One of my favorite camp meals! Mainly because it's so easy. The day before the camping trip, I stick a pork roast in the Crockpot, cover it with water, and turn it on low. I'll let it cook all day while I get other camping stuff together. After 8 hours or so, I drain any fat, shred the meat in a storage container, add BBQ sauce, let it cool for a bit on the counter and then stick it in the fridge. When we leave, I throw it in the cooler. After a long day playing and setting up camp, I can warm it up over the fire instead of having to break out the stove. Baked beans and potato chips help fill the belly as side items.

Baked beans are easy to warm up, too. Just open the can, cover with foil, and stick the whole thing in some embers pulled near the edge of the fire. In less than 20 minutes, they'll be hot, steamy, and ready to eat!

First Morning: Biscuits & Sausage Gravy
Another family favorite. Sausage gravy is easy to make at home if you want. I actually prefer cooking it the morning we're eating it. The subtle morning light and crisp cool air infused in the gravy makes it that much more tasty. I cook my sausage in a cast iron skillet, then add my flour and salt for a roux, then milk to thin. Biscuits are best cooked in a dutch oven. If you don't have one, you could bring biscuits from home. I usually go the easy road and pop open a can. Then I place them in an oven liner (i.e. a pie pan that fits my oven) and bake.

Use hot coals to get the temperature you need. One coal is approximately 15 degrees. The rule is more coals on top than on bottom. For example: For a 12-inch oven at 350 degrees F, you would need 10 coals on bottom and 14 coals on top.

Second Night: Sausage and Potato Packets
This one's fun and easy. I usually cut up smoked sausage, green peppers and onions at home and put in a storage bag. At cook time, I'll slice red potatoes, mix it all up in a bowl, add seasonings (I like KC Masterpiece's Steak Seasoning), wrap it in an aluminum foil packet and place on the grill over the fire. I don't let the fire hit it directly, and it takes a good hour or so to cook. But when it's done, you can eat it out of the packet and then throw it all away! Got to love easy, camp cleanup.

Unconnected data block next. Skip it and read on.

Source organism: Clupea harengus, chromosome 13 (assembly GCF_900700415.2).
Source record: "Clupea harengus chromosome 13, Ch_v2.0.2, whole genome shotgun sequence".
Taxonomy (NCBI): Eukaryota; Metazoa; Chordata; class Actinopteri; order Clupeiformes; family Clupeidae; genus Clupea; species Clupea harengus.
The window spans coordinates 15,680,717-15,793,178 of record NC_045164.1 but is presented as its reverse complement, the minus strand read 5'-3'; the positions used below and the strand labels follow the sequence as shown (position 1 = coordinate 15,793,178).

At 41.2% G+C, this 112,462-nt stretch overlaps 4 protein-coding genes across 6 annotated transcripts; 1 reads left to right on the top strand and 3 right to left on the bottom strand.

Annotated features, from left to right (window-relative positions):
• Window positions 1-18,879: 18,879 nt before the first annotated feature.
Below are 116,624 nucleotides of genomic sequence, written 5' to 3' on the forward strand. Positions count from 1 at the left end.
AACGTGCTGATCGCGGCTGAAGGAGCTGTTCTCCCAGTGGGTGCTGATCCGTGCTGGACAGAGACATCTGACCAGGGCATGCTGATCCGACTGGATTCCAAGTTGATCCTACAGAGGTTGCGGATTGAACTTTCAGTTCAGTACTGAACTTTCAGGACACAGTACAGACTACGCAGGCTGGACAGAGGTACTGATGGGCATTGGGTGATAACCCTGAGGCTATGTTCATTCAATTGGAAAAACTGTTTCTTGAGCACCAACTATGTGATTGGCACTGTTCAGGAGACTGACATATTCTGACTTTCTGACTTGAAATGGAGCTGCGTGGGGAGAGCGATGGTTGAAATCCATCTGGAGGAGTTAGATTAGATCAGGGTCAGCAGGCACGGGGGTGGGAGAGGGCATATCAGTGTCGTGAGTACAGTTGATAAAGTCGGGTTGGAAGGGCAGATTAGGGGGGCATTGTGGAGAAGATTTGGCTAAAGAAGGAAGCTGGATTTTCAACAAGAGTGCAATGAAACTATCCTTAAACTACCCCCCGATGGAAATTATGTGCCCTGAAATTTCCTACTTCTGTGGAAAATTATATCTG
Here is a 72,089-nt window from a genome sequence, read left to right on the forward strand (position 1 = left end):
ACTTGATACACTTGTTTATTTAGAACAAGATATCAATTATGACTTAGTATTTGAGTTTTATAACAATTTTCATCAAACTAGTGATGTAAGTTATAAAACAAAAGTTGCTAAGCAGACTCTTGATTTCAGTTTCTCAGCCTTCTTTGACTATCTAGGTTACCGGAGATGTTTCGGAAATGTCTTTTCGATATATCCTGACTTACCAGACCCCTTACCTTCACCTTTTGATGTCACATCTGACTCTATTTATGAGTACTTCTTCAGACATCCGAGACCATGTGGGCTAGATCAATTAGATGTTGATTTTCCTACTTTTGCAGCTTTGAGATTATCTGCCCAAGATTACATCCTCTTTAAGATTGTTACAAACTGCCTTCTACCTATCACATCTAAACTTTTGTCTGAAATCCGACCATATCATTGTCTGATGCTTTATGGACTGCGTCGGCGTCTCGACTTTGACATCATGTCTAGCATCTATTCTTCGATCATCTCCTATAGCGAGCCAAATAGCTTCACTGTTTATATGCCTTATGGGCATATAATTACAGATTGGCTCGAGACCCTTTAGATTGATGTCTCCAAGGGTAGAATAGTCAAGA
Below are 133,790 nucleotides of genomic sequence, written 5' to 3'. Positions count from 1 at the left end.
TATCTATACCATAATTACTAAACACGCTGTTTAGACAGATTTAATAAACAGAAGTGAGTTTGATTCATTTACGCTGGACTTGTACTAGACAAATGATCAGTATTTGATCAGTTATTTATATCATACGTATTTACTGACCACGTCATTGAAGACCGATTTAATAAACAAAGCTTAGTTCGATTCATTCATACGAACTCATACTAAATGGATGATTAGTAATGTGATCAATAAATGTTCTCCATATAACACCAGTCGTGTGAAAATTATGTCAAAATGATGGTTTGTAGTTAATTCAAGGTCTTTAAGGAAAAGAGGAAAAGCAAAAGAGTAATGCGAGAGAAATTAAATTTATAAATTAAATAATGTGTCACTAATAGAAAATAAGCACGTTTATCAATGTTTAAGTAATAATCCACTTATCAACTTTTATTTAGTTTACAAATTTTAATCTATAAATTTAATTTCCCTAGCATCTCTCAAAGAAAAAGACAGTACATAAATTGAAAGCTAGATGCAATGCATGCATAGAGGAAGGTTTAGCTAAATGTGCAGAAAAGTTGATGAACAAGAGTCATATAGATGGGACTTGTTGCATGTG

Second Morning: Oatmeal with Bananas
Tim and I love fresh made oatmeal. Ashby prefers the artificially flavored packet stuff. I usually make hers with boiled water, and make ours separately. The best camp oatmeal (two camp sized servings) - 1 cup of quick cook oats, 1 cup of milk, 1 cup of water, 1 or 2 roughly mashed bananas, pinch of salt. Heat slowly to simmer and watch it get thick and gooey. Add lots of extras! Pumpkin pie filling is good with some pumpkin pie spice. Dried fruit (like apples and raisins) and cinnamon are good. A bit of peanut butter (if you've packed some for sandwiches) and a broken granola bar is yummy, too. Honey is a great sweetener.

Third Night: Potato Soup with Spam